Madison's Conservatism of Doubt


A reader writes:

You wrote:

"The entire mechanism of American government was designed to ensure that as little as possible is ever done by government, that doubt is welded into the core system"

Exactly! Madison's writings in the Federalist Papers are about the merging of the conservatism of doubt with a post-revolution political landscape. While his words are a recipe for soothing the doubts expressed by many critics of the new Constitution, his own doubts about the power of the government are inherent in his arguments - he understands and embraces them. The fact that the movement toward independence was so deeply conservative is the very reason, in my opinion, that the grand experiment survived and thrived. The passions of the people were largely held in check - by themselves and government in the American movement, while in France the passions flamed out of control and its own revolution became disastrous. It is also why ideological purity such as reflected in the writings Thomas Paine, fell mostly out of favor in America in the post-Revolutionary period.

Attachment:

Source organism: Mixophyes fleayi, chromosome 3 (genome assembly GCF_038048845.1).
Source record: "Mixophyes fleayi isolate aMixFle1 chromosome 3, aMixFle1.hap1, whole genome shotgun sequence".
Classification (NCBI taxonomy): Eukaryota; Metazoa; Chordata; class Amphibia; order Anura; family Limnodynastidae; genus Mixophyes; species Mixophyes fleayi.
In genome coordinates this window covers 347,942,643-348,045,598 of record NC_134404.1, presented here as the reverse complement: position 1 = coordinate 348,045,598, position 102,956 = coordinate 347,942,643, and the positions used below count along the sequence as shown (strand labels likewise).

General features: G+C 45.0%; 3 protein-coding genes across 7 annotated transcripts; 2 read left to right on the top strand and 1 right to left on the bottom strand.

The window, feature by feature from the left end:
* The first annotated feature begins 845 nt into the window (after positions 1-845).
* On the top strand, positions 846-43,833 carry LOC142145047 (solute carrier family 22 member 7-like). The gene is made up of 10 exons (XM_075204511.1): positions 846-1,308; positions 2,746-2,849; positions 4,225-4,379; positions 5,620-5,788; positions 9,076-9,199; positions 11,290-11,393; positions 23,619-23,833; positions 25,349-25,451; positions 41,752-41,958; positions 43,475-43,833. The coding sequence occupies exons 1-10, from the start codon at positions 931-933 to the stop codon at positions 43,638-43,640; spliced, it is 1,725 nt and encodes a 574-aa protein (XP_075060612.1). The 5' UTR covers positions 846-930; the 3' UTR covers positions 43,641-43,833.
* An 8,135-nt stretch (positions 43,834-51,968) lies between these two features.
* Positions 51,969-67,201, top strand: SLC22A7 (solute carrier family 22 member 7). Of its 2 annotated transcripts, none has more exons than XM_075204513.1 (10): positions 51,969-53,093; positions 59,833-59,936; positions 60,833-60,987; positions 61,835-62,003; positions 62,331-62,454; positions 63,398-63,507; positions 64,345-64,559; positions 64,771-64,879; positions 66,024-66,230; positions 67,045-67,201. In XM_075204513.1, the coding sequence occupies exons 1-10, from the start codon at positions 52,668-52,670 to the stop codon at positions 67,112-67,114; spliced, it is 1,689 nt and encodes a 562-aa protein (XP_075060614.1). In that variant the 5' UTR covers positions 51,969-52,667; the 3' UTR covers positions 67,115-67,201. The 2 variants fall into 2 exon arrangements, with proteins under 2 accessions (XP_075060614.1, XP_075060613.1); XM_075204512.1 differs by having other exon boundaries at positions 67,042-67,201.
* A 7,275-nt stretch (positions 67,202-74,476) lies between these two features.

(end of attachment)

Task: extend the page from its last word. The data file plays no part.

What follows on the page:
Doubt-based conservatism, in other words, is not just Burkean and English. It is Madisonian and American. This reckless era of big government fundamentalism is exactly the time to recover and celebrate it.